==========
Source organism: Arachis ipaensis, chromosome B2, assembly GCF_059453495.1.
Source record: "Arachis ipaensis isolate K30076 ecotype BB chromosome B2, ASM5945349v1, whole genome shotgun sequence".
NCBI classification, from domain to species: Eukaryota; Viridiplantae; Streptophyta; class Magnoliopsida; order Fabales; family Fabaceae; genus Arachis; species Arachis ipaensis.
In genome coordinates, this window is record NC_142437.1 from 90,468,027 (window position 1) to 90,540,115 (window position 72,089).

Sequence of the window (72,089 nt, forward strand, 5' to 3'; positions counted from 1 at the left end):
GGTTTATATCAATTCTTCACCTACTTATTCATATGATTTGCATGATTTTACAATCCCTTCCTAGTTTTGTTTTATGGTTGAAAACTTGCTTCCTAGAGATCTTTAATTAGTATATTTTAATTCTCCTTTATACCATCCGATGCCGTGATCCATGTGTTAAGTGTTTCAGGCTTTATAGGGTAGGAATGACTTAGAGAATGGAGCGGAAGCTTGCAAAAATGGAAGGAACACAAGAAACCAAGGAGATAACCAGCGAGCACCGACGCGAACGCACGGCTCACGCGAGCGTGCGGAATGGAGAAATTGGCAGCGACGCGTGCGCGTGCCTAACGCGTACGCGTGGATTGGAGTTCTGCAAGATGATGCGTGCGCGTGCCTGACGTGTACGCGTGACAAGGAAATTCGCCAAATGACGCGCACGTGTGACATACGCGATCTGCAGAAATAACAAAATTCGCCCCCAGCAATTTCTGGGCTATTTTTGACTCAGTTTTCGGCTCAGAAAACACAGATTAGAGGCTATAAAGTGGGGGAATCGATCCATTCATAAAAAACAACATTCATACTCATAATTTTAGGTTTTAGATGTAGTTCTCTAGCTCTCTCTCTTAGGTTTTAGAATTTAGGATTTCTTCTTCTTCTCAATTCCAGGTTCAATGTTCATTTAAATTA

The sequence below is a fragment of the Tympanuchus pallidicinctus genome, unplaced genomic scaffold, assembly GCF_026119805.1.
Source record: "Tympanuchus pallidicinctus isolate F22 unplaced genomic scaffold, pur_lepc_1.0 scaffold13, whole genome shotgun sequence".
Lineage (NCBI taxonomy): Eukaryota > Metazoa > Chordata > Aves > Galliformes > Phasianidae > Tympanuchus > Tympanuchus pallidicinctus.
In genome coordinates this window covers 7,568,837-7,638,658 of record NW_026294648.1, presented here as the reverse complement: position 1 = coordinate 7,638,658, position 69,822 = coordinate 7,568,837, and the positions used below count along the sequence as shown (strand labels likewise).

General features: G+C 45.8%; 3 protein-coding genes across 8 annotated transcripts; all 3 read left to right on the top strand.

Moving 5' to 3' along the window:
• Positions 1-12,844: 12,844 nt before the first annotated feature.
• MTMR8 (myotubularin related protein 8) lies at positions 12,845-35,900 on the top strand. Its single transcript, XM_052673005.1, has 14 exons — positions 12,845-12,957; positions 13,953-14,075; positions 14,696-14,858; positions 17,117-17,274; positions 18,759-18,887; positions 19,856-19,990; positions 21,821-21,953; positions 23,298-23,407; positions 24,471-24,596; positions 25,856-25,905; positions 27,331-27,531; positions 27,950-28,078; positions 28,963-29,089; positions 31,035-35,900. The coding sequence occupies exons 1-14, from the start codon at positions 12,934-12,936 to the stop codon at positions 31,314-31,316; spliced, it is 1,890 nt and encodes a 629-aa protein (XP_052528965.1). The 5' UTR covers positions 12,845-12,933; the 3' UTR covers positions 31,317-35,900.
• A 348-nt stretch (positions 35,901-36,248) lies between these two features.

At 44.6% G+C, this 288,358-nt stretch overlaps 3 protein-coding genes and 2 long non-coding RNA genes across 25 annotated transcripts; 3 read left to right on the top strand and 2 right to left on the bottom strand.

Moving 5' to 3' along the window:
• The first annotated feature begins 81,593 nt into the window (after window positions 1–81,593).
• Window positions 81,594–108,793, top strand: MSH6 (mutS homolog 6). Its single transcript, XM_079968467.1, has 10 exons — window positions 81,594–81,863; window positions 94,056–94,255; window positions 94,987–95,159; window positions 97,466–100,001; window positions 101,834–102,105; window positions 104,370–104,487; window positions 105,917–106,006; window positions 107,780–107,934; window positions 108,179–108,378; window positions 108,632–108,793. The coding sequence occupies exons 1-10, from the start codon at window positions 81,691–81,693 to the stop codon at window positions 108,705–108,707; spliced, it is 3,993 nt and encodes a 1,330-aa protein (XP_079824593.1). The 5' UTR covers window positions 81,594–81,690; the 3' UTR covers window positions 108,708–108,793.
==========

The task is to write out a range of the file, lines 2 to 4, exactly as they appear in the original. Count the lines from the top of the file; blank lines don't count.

Source record: "Arachis ipaensis isolate K30076 ecotype BB chromosome B2, ASM5945349v1, whole genome shotgun sequence".
NCBI classification, from domain to species: Eukaryota; Viridiplantae; Streptophyta; class Magnoliopsida; order Fabales; family Fabaceae; genus Arachis; species Arachis ipaensis.
In genome coordinates, this window is record NC_142437.1 from 90,468,027 (window position 1) to 90,540,115 (window position 72,089).